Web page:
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News 21 Sep 17

Russia Accused of 'Interfering' With Serbian Declaration

A small opposition party in Serbia has said it will help NGOs draw up a 'declaration' on human rights in Russia – after the Kremlin expressed interest in Serbia's planned 'declaration' about its national identity.

Maja Zivanovic
Balkan Insight

Secretary General of Nova stranka, Djordje Nakic. Photo: Nova stranka

The secretary general of a small opposition liberal party in Serbia, Nova Stranka [New Party], Djordje Nakic, told BIRN that his party intends to help draw up a declaration on [the lack of] human rights in Russia – after Russia's ruling United Russia party announced it wished to help Serbs create a declaration on the preservation of Serbia's national identity.

“We think that if Russia is so concerned about us, we should be more concerned about Russia. This is called ‘diplomatic reciprocity,’” Nakic said.

He added that his party will help draw up the declaration on human rights in Russia in cooperation with international NGOs and some parties in Russia itself.

The argument comes after Serbian President Aleksandar Vucic and the President of the Bosnian Serb entity, Republika Srpska, Milorad Dodik, announced they will jointly draw up a  “declaration on the preservation of Serbian national identity”, whose apparent goal is to preserve the Serbian nation, language and culture from decay.

During a visit by a delegation of the ruling Serbian Progressive Party to Moscow on September 14, a senior official of United Russia, Sergei Zeleznjak, said President Vladimir Putin’s party wished to participate in developing the document in cooperation with colleagues from the Russian Duma and the parliaments of the Balkan states.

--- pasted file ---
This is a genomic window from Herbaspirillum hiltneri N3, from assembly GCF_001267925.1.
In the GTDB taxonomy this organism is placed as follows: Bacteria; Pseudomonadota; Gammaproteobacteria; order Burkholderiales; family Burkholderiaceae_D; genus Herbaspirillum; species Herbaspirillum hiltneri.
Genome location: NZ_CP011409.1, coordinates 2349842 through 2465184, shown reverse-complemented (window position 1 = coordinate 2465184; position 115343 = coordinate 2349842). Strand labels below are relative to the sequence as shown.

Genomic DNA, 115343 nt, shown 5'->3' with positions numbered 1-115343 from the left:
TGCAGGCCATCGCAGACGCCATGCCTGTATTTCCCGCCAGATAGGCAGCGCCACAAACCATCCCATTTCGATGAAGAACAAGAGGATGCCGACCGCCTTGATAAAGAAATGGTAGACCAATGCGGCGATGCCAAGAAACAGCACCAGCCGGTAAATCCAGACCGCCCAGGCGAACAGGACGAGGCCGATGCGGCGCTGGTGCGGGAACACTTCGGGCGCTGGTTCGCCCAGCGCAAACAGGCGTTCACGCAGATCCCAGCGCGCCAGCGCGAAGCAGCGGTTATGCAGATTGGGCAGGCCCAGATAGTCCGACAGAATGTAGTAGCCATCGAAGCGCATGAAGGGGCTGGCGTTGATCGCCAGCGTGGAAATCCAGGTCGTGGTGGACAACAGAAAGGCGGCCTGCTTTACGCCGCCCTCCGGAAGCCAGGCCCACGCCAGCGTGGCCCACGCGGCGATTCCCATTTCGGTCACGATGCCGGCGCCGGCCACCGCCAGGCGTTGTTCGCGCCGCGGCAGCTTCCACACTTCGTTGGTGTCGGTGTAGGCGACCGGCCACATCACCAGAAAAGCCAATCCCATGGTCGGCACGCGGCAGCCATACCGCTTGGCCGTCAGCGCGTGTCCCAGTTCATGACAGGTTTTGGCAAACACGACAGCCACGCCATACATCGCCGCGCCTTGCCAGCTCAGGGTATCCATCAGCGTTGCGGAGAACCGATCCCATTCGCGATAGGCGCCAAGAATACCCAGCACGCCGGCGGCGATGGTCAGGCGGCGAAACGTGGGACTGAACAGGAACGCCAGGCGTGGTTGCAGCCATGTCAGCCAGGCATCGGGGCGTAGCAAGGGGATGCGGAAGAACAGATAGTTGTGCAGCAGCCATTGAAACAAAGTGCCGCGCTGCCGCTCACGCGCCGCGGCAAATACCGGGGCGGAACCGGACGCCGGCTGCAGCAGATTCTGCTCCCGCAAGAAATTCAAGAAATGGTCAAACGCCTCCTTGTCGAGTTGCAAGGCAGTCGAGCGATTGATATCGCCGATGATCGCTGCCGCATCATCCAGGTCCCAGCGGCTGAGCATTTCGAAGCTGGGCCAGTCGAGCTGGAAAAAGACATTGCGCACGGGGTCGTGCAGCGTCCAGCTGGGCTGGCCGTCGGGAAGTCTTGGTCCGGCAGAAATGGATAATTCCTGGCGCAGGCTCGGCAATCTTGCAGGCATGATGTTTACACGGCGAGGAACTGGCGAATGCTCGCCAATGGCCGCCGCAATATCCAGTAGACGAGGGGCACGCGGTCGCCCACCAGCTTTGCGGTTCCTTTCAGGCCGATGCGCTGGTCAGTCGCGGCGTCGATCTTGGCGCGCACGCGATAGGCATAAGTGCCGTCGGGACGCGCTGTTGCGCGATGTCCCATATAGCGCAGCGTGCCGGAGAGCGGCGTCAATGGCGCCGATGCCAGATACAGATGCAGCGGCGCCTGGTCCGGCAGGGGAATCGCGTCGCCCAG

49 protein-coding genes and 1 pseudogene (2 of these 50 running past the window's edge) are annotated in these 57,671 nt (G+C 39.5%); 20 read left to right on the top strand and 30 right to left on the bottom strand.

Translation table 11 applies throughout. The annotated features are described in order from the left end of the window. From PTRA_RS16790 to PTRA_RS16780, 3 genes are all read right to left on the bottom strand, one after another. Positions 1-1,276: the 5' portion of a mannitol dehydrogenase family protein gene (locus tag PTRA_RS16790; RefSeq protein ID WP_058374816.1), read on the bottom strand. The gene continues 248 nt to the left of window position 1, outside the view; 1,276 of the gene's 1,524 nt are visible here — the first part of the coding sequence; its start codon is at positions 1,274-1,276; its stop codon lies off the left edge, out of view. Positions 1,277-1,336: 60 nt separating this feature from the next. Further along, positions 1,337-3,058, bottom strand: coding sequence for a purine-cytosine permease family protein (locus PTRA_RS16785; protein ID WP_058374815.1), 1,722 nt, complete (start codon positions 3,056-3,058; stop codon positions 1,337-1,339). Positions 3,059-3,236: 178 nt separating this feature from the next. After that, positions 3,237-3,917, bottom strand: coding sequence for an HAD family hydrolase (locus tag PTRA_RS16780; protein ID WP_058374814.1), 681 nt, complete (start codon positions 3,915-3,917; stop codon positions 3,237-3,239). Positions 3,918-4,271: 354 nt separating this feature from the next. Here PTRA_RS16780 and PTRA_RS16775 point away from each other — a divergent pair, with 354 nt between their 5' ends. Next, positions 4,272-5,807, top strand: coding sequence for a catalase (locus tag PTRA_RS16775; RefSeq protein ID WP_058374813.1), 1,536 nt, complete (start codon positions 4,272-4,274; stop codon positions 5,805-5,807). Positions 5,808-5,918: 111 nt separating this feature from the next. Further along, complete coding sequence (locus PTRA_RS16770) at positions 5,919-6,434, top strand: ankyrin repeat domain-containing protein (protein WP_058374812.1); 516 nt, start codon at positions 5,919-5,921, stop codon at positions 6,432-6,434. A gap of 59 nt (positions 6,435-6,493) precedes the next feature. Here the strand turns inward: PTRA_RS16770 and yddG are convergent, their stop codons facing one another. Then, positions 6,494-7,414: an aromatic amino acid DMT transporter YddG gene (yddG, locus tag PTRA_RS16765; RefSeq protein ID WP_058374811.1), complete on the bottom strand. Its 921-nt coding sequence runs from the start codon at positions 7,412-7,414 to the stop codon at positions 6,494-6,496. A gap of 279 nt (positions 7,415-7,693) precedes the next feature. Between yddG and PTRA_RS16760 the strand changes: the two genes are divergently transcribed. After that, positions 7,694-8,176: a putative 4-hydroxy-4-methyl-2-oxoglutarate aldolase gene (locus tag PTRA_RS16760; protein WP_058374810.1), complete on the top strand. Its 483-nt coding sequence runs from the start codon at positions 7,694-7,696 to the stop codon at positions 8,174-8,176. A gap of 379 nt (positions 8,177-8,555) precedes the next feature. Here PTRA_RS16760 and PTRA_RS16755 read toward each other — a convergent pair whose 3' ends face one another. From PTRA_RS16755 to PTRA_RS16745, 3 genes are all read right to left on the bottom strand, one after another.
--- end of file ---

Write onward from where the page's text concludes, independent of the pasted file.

“We support the efforts of our Serbian colleagues in making this declaration. For our part, we are ready to do everything possible to provide party and political support, so that the contents of that document become known to the world,” Zeleznjak said, according to Serbian media.

However, Nakic accused Russia of interfering in the internal affairs of Serbia, sayimng it reminded him of the says of the Communist Information Bureau, or Cominform.

“The way things now work recalls the times of the Cominform, when smaller countries sent their leaders to Moscow to get its views,” Nakic said, referring to the infamous bureau set up by Stalin to ensure the Soviet Union's satellites in Eastern Europe towed the line.

Nakic also noted the poor human rights situation in Russia, saying Russia did not respect those rights, especially of vulnerable social groups.

According to the the rights watchdog Human Rights Watch, HRW, Russia is more repressive now than it has ever been, since the end of the Soviet era.

“The state has tightened control over free expression, assembly, and speech, aiming to silence independent critics, including online," HRW has said.

"With the crackdown on civil society growing increasingly vicious, Kremlin-controlled broadcasters portrayed Western democracies as working to destabilize Russia and the world, urged Russians to mobilize against this threat, and branded dissenting voices as paid agents of the West working against Russia,” HRW's website adds.

“If they try same in Serbia, there is a limit," Nakic warned, referring to the situation in Russia.

"Serbia is still based on law, and our constitution guarantees that the achieved level of human rights cannot be lowered below the level that has been reached.”

According to him, if Russia tries to influence the planned declaration on Serbian national identity, it would be “interference in Serbia's internal affairs”.

Nova Stranka is led by former Serbian Prime Minister, Zoran Zivkovic, who led the government during the difficult year following the 2003 murder of Prime Minister Zoran Djindjic. It has two MPs in the Serbian parliament.

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